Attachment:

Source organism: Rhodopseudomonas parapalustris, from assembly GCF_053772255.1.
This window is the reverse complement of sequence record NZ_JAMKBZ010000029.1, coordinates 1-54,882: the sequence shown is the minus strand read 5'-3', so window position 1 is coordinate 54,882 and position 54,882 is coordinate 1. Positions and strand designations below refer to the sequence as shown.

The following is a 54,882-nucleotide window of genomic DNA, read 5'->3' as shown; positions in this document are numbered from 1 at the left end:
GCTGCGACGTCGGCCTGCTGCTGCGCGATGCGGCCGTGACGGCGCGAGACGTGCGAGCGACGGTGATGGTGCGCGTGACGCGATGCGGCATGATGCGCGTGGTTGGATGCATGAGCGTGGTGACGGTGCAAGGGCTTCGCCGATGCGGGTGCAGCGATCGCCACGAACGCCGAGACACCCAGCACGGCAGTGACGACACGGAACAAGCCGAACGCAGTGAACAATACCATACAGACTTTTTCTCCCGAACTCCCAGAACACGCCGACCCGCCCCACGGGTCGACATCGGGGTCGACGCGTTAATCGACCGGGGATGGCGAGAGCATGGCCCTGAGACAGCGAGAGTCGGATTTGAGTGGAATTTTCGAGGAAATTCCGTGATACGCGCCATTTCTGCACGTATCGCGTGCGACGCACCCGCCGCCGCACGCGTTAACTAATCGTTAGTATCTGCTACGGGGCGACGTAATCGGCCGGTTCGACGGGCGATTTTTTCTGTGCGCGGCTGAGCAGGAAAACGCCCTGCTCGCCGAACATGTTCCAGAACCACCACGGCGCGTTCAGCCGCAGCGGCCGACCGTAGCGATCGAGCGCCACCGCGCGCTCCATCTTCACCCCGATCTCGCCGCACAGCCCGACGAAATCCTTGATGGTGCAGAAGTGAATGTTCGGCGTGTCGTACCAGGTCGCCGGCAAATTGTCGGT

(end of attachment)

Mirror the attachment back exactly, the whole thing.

Source organism: Rhodopseudomonas parapalustris, from assembly GCF_053772255.1.
This window is the reverse complement of sequence record NZ_JAMKBZ010000029.1, coordinates 1-54,882: the sequence shown is the minus strand read 5'-3', so window position 1 is coordinate 54,882 and position 54,882 is coordinate 1. Positions and strand designations below refer to the sequence as shown.

The following is a 54,882-nucleotide window of genomic DNA, read 5'->3' as shown; positions in this document are numbered from 1 at the left end:
GCTGCGACGTCGGCCTGCTGCTGCGCGATGCGGCCGTGACGGCGCGAGACGTGCGAGCGACGGTGATGGTGCGCGTGACGCGATGCGGCATGATGCGCGTGGTTGGATGCATGAGCGTGGTGACGGTGCAAGGGCTTCGCCGATGCGGGTGCAGCGATCGCCACGAACGCCGAGACACCCAGCACGGCAGTGACGACACGGAACAAGCCGAACGCAGTGAACAATACCATACAGACTTTTTCTCCCGAACTCCCAGAACACGCCGACCCGCCCCACGGGTCGACATCGGGGTCGACGCGTTAATCGACCGGGGATGGCGAGAGCATGGCCCTGAGACAGCGAGAGTCGGATTTGAGTGGAATTTTCGAGGAAATTCCGTGATACGCGCCATTTCTGCACGTATCGCGTGCGACGCACCCGCCGCCGCACGCGTTAACTAATCGTTAGTATCTGCTACGGGGCGACGTAATCGGCCGGTTCGACGGGCGATTTTTTCTGTGCGCGGCTGAGCAGGAAAACGCCCTGCTCGCCGAACATGTTCCAGAACCACCACGGCGCGTTCAGCCGCAGCGGCCGACCGTAGCGATCGAGCGCCACCGCGCGCTCCATCTTCACCCCGATCTCGCCGCACAGCCCGACGAAATCCTTGATGGTGCAGAAGTGAATGTTCGGCGTGTCGTACCAGGTCGCCGGCAAATTGTCGGT